Ahoy, squirts! Quint here with Anton Sirius' first of many reports from the Toronto International Film Festival. I am salivating about JCVD, which absolutely sounds like the most fun flick doing festival rounds right now. Can't wait for Fantastic Fest. As for Sauna... well, J-horror has been stale for years now, so it's not surprising if it doesn't work. But I'll let Anton give you the good word on the two flicks! Enjoy!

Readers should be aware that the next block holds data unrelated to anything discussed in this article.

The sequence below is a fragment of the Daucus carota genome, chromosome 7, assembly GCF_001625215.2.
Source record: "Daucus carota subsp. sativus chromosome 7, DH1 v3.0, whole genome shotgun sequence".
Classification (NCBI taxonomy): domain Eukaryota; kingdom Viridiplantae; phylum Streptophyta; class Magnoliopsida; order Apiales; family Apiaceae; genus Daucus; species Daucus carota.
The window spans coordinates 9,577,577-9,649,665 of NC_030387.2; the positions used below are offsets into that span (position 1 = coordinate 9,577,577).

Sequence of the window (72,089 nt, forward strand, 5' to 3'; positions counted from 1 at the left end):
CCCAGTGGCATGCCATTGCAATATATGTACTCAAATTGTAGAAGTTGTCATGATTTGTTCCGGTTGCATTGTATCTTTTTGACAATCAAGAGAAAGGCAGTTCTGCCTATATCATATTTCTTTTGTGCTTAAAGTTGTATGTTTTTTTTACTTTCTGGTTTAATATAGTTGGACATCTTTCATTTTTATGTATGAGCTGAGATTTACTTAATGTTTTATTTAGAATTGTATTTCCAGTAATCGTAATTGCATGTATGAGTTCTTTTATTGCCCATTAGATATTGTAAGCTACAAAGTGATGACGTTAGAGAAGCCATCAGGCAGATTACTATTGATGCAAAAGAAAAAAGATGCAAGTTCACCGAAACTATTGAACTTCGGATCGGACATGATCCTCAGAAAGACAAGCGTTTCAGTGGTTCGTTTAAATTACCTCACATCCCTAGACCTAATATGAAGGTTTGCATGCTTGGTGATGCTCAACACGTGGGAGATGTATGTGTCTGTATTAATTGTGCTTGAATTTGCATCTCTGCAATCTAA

Greetings starkinder! Couple of quick reviews here to kick things off. As per usual things have gotten crazy right out of the gate, and I'm already having to blow off interview opportunities it's killing me not to be able to do. The craziest thing so far has been the new theater they've added to the festival 'village' though. The new AMC at Yonge & Dundas appears to have been squeezed into the unoccupied corners of the building it's in. If you've seen The 12 Tasks of Asterix and remember the 'Place That Sends You Mad' you have some idea of the layout - a maze of tiny escalators leading up and up to get to the actual screens, and then another maze of escalators leading down and down to get you the hell out of there. It's a nightmare. If you don't here from me for a few days I'm probably lost somewhere between screens 17 and 23. ******************************* JCVD (2008, directed by Mabrouk El Mechri) (It's usually a good sign when even the production company bumper before the film is entertaining, and in this case it was one that saw the Little Prince get his ass kicked. Good times.) JCVD depicts a Really Bad Day in the life of aging action star Jean-Claude. He just lost a custody hearing for his daughter, he's broke, and his scummy agent keeps throwing one hacktastically terrible low-budget flick after another at him. To cap it all off, when he stops in at a bank in his Belgian home town to receive a wire transfer so he can pay his lawyer, he gets caught up in an amateurish robbery and mistaken for the one perpetrating the heist by the cops. What's a high-kicking action icon to do? It would have been very easy for El Mechri to turn JCVD into a spoof of Van Damme films themselves. Instead he goes for something completely different, turning his 'life' into a '70s blacksploitation (Flemsploitation?) film. The images are grainy and grimy, the soundtrack throbs with funk, and the violence is almost kinetic. The plot nods more than once to Dog Day Afternoon, but the look and feel of the film is pure Hell Up In Harlem or Across 110th Street. Which is not to say Van Damme films don't get mocked mercilessly. The whole opening sequence is a bravura single take of the shooting of his new film, complete with punches that miss by a mile improbable weapon choices, enemies that patiently wait their turn to be beaten up, collapsing sets, a ridiculously disinterested director and a winded JC all but channeling John McClane and saying he's too old for this shit. During a flashback to the custody hearing, his ex-wife's lawyer pulls out a stack of his DVDs and methodically goes through every act of violence in them while JC squirms on the stand (at one point hilariously shouting back that the films had "heart!" while the lawyer drones on about broken bones and strangulations). Ah, JC. Somewhere along the way, even if he's never had a chance to show it, Van Damme must have learned how to act because his performance is nothing short of great. Van Damme plays Van Damme as someone profoundly weary; tired of the path his career has taken, tired of his celebrity, tired of life. Actors playing versions of themselves isn't necessarily the trickiest assignment, but it's tough walking the line between parodying yourself and still investing the 'character' with some humanity, and Van Damme does it in style. JCVD is so far and away the best film of Van Damme's career it's not even a contest. It's also the best self-parody since Bill Shatner's turn in Free Enterprise, a damn good tribute to classic '70s cinema and a hell of a fun ride. I double-dog-dare Steven Seagal to pull off something like this. ************************************************* Sauna (2008, directed by Antti-Jussa Annila) OK, enough. Maybe this should have gone without saying, but it clearly needs to be said, so I'm going to be the one to say it: No one else is allowed to make J-horror-style films anymore except for the Japanese. Sauna is a sodden mess. Set at the end of the 16th century following a nasty, bloody religious war between Sweden and Russia, a small group of former enemies trek through the countryside mapping the border between the two countries. Knut is a bookish cartographer whose older brother Erik leads the Swedish contingent. Erik embraced his job as a soldier whole-heartedly, but it's Knut who seems to feel the weight of all the blood on Erik's hands most keenly. In the middle of a supposedly empty swamp the group finds a small village, whose population coincidentally seems to match the number of Erik's kills, and on the outskirts of the village sits a forboding... Ah, do I really need to go on? You know where this is headed. Vengeance from beyond the grave, no one is truly innocent, blah blah blah. Annila directed a little film called the Jade Warrior a couple of years ago, a decent-enough blend of wuxia and Scandinavian mythology, but here his culture-swapping falls completely flat. For one thing, there's almost no real horror on display here. Deaths take place off-camera, and the 'scares' mostly consist of people staring at a ghost's dirty feet, or peering blankly into a dark doorway. And the one big monster reveal at the end just looks, well, dumb. As weak as Annila's grasp of horror conventions is though, the plot itself is just as bad. The number of villagers, for instance, really does end up being a coincidence. The gay subplot (!) seems to exist only to justify the whole 'no one is truly innocent' thing. And Erik's attempt at redemption is just laughable. The whole thing really just feels purposeless. Annila is capable of some nice imagery (the opening shot of a bloody river is a good one) but he needs to find better vehicles for the visuals.